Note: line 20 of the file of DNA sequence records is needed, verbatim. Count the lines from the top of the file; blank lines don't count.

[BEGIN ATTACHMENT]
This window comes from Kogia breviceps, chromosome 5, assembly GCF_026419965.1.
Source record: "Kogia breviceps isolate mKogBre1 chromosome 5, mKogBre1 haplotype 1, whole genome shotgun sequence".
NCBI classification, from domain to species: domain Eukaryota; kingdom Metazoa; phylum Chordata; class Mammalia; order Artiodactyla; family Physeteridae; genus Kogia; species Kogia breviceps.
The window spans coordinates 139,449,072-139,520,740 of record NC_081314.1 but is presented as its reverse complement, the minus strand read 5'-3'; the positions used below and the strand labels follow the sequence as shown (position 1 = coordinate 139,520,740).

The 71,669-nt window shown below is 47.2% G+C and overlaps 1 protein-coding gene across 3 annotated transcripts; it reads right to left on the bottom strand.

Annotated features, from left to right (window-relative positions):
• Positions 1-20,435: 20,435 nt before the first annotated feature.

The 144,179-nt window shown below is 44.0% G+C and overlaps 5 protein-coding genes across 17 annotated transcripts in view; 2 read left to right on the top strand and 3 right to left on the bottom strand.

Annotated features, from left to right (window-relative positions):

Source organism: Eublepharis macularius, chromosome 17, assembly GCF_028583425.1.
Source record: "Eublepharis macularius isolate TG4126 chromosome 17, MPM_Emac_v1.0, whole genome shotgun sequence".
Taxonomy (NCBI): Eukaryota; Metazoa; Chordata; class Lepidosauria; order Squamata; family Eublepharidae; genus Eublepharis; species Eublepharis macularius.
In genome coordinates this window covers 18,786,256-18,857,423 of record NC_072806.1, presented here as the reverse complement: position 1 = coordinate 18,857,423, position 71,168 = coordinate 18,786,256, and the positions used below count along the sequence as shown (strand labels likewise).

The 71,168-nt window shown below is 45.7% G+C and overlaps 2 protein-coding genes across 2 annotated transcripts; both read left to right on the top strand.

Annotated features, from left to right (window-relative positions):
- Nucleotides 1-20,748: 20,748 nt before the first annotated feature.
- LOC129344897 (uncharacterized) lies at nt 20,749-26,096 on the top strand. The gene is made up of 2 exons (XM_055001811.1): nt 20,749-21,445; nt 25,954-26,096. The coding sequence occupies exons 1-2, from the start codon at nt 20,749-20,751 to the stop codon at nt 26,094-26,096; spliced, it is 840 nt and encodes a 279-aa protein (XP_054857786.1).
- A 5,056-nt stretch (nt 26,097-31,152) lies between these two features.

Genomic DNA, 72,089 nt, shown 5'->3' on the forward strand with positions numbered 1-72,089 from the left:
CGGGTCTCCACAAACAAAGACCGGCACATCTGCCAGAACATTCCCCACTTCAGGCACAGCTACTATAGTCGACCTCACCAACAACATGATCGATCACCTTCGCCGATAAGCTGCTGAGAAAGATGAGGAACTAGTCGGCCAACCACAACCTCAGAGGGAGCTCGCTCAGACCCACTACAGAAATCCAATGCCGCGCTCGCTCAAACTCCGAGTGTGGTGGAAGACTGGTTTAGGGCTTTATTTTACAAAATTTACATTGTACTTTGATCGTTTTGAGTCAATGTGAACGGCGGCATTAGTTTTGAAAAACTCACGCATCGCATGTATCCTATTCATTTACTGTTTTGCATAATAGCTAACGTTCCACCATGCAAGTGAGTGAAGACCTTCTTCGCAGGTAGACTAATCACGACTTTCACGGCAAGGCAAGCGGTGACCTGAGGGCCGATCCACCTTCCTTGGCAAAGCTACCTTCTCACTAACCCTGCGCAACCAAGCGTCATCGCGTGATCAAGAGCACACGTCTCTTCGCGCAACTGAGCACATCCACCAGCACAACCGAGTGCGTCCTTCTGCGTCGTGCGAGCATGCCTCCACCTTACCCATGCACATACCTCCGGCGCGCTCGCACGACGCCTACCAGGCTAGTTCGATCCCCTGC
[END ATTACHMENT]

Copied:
CGGGTCTCCACAAACAAAGACCGGCACATCTGCCAGAACATTCCCCACTTCAGGCACAGCTACTATAGTCGACCTCACCAACAACATGATCGATCACCTTCGCCGATAAGCTGCTGAGAAAGATGAGGAACTAGTCGGCCAACCACAACCTCAGAGGGAGCTCGCTCAGACCCACTACAGAAATCCAATGCCGCGCTCGCTCAAACTCCGAGTGTGGTGGAAGACTGGTTTAGGGCTTTATTTTACAAAATTTACATTGTACTTTGATCGTTTTGAGTCAATGTGAACGGCGGCATTAGTTTTGAAAAACTCACGCATCGCATGTATCCTATTCATTTACTGTTTTGCATAATAGCTAACGTTCCACCATGCAAGTGAGTGAAGACCTTCTTCGCAGGTAGACTAATCACGACTTTCACGGCAAGGCAAGCGGTGACCTGAGGGCCGATCCACCTTCCTTGGCAAAGCTACCTTCTCACTAACCCTGCGCAACCAAGCGTCATCGCGTGATCAAGAGCACACGTCTCTTCGCGCAACTGAGCACATCCACCAGCACAACCGAGTGCGTCCTTCTGCGTCGTGCGAGCATGCCTCCACCTTACCCATGCACATACCTCCGGCGCGCTCGCACGACGCCTACCAGGCTAGTTCGATCCCCTGC